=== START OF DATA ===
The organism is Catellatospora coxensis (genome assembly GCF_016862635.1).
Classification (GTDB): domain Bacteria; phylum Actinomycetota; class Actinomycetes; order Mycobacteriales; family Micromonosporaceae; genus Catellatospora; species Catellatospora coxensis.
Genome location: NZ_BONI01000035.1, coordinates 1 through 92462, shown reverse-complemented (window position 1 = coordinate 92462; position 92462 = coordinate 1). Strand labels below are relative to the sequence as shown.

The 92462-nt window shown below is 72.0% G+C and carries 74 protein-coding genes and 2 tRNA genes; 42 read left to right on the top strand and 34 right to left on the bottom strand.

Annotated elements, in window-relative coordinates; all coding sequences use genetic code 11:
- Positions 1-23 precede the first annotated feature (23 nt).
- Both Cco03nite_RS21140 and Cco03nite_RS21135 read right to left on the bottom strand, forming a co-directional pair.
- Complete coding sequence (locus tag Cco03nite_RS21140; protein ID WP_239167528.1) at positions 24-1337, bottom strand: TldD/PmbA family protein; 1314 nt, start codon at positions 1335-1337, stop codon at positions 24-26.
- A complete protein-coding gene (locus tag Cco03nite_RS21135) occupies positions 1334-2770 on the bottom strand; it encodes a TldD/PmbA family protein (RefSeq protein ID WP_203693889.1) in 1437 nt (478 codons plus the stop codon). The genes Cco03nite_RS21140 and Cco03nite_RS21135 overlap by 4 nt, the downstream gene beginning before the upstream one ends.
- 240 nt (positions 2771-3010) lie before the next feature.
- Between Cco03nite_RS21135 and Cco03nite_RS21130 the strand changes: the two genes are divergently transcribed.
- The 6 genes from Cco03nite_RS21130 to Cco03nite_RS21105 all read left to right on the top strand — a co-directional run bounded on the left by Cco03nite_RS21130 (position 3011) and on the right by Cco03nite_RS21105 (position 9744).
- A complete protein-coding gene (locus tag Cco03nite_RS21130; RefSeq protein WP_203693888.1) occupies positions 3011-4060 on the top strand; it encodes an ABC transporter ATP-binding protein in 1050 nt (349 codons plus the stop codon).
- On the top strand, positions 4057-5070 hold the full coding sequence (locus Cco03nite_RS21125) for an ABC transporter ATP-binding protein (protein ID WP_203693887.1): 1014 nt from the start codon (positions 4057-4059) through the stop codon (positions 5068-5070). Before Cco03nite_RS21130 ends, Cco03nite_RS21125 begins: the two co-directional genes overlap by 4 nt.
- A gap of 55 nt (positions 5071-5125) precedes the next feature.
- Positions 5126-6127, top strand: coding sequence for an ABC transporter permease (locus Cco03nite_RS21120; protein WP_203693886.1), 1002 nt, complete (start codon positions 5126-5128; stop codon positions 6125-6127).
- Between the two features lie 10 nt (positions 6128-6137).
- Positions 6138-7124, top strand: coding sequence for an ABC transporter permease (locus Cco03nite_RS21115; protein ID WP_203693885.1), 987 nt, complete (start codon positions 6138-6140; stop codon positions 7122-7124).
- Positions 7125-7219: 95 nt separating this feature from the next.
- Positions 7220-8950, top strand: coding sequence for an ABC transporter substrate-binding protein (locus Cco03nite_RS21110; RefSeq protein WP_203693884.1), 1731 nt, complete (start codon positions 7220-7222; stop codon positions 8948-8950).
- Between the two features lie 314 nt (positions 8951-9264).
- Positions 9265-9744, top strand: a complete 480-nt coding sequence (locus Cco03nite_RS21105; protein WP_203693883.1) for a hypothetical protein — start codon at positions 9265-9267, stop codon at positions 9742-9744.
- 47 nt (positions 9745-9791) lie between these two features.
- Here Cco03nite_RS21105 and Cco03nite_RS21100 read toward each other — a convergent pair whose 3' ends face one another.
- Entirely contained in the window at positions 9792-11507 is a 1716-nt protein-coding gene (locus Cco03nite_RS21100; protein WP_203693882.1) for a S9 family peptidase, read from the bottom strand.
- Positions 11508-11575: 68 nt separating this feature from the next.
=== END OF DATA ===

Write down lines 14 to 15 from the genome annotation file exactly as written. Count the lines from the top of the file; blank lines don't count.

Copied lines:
- On the top strand, positions 4057-5070 hold the full coding sequence (locus Cco03nite_RS21125) for an ABC transporter ATP-binding protein (protein ID WP_203693887.1): 1014 nt from the start codon (positions 4057-4059) through the stop codon (positions 5068-5070). Before Cco03nite_RS21130 ends, Cco03nite_RS21125 begins: the two co-directional genes overlap by 4 nt.
- A gap of 55 nt (positions 5071-5125) precedes the next feature.